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Using the Collection
Note: some material may be restricted or offsite
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At a Glance
The John N. Hazard papers consist of a processed set of 11 boxes, numbered 1-11, and an unprocessed set of 46 boxes, numbered 1-46.
The finding aid reflects a content of 11 processed boxes, which is divided into several parts.
The first part of the processed materials consists of Hazard's class notes from when he was a student at Moscow Juridical Institute in the 1930s.
The second part consists of materials relating to the lend-lease program to the USSR during World War II. These materials include carbon copies of outgoing correspondence (1943-1946), and of office day journals (1941-1946); reports on the progress of aid to the USSR (1941-1944); and an FEA report entitled "German Administration in the Baltic Area" (1943). The collection also includes correspondence, manuscripts, documents and printed materials dealing with Vice-President Henry Wallace's trip to the USSR in 1944; manuscripts of translations done for "A Source Book for Russian History from Early Times to 1917" (New Haven, 1972), George Vernadsky, senior editor; and a pamphlet from the series "Biblioteka narodnogo sud'i i narodnogo zasedatellia" (Moscow, 1939). There are also Imperial Russian government bonds from 1914 and 1916, and election ballots with instructions to voters for November 1917 elections for the Constituent Assembly in Petrograd.
In addition to the RBML boxes, the original typed description (available as a PDF download) describes 90 boxes of publications. The publications are held by the library of the Columbia Law School, which holds 91 manuscript boxes that appear to correspond to the publications listed on pages 3-38 of the PDF. There are also three volumes, one oversized folder, and one additional ms box of pamphlets in the law library stacks that are from this collection. In 2007, a microfilm project pulled and filmed selected pamphlets from this collection. The pulled items are found in 5 newer manuscript boxes in the same area of the law library as the other Hazard boxes. A few of the 91 boxes are empty; these are likely the original source of the pulled and filmed pamphlets. These pamphlets appear to have been individually cataloged and can be found by searching "Hazard Box" in CLIO.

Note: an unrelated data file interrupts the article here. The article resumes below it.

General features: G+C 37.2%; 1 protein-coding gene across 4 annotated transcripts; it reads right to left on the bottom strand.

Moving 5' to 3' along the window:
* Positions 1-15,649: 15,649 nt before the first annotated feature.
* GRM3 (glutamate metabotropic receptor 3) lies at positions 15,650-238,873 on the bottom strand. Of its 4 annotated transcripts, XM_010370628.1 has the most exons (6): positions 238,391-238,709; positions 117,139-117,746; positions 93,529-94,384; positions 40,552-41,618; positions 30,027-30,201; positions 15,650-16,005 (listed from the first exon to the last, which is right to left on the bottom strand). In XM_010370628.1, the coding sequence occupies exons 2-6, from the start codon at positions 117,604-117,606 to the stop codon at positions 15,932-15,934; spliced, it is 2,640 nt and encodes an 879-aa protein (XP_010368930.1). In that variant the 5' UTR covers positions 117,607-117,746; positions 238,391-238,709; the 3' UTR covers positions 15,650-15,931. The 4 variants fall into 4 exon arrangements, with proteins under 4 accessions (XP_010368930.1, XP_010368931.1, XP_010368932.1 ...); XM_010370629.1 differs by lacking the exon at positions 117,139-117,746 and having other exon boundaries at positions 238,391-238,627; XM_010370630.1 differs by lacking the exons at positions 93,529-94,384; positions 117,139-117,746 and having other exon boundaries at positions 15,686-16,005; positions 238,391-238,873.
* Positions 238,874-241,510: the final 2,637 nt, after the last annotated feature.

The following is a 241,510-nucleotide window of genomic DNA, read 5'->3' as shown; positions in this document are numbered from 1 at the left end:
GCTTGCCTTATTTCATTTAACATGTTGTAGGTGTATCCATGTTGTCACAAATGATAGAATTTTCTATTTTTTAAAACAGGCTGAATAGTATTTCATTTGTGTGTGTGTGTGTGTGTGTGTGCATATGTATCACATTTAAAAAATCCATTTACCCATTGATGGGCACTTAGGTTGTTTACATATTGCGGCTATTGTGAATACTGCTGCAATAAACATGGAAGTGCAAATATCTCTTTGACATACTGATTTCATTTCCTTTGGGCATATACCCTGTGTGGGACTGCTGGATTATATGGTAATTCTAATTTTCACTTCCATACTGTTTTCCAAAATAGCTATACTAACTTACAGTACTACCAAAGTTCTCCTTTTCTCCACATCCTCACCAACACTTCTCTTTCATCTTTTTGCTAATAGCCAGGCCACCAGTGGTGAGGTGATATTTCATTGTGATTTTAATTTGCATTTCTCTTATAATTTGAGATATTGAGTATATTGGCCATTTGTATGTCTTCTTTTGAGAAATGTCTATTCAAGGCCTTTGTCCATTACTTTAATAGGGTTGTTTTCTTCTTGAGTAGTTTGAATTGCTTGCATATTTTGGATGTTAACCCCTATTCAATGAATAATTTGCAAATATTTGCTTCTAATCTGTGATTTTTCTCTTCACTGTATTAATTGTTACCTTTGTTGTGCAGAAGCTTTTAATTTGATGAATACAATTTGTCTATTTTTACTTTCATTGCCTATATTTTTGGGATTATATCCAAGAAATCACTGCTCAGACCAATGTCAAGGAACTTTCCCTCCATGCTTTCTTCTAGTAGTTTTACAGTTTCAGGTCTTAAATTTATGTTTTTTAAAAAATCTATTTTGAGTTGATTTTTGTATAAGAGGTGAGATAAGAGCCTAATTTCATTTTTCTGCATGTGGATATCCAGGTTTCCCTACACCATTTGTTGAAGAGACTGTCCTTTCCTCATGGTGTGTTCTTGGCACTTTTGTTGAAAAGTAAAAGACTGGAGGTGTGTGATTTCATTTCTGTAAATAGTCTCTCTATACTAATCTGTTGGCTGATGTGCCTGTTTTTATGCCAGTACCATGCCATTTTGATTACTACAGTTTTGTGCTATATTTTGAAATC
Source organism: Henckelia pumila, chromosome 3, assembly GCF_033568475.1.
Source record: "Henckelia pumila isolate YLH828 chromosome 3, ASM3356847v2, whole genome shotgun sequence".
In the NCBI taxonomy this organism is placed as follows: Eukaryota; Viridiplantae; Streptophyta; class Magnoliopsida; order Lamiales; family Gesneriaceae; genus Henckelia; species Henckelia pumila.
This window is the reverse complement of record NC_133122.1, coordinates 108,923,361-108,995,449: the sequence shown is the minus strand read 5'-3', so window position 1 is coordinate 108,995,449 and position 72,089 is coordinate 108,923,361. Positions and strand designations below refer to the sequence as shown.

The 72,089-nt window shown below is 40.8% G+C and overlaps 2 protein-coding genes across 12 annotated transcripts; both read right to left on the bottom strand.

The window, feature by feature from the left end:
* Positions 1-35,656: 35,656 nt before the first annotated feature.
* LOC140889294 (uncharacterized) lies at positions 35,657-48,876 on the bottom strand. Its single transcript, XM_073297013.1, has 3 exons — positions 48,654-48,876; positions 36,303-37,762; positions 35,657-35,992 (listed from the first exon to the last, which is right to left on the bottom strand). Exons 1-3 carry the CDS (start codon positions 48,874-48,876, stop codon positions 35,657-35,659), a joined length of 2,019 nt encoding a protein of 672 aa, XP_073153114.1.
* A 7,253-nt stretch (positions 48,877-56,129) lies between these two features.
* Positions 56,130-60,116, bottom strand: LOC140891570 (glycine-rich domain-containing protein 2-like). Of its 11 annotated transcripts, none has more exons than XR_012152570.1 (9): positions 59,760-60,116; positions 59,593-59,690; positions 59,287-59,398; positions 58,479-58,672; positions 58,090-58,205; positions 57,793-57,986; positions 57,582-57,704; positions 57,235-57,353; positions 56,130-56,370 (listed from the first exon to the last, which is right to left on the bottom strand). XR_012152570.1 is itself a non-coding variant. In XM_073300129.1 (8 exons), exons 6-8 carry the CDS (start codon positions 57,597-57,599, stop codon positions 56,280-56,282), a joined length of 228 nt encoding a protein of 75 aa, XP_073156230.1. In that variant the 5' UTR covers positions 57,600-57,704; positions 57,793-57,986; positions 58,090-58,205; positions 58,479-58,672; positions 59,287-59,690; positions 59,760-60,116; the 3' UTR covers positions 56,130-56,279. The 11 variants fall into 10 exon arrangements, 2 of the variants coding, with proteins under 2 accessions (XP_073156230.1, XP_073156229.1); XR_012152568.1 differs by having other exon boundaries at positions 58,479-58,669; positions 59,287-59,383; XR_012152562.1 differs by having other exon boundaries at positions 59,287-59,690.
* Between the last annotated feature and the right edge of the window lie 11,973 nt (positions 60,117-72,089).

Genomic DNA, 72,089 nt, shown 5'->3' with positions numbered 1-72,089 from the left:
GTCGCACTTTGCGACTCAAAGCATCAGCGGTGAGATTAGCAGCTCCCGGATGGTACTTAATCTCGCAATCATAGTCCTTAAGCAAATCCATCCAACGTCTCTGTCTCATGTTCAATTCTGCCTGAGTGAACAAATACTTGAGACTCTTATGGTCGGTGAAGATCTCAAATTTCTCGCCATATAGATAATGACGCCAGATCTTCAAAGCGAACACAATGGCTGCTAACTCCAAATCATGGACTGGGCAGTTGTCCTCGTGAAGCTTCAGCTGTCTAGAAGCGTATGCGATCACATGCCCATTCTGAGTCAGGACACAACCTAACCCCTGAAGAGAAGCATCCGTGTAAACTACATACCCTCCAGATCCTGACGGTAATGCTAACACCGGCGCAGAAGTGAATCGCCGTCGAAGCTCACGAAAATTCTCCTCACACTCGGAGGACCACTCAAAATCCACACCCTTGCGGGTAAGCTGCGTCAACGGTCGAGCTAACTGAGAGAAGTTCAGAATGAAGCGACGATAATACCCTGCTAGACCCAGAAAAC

There is also a container list for boxes 1-11 of the unprocessed set available in the form of Excel spreadsheet under the External Documents.
Using the Collection
Rare Book and Manuscript Library
Restrictions on Access
You will need to make an appointment in advance to use this collection material in the Rare Book and Manuscript Library reading room. You can schedule an appointment once you've submitted your request through your Special Collections Research Account.
This collection is located off-site. You will need to request this material at least three business days in advance to use the collection in the Rare Book and Manuscript Library reading room.
This collection has no restrictions.
A 46-box unprocessed and undescribed addition exists. Please email firstname.lastname@example.org for more information.
Terms Governing Use and Reproduction
Single photocopies may be made for research purposes. The RBML maintains ownership of the physical material only. Copyright remains with the creator and his/her heirs. The responsibility to secure copyright permission rests with the patron.
Identification of specific item; Date (if known); John N. Hazard papers; Box and Folder; Rare Book and Manuscript Library, Columbia University Library.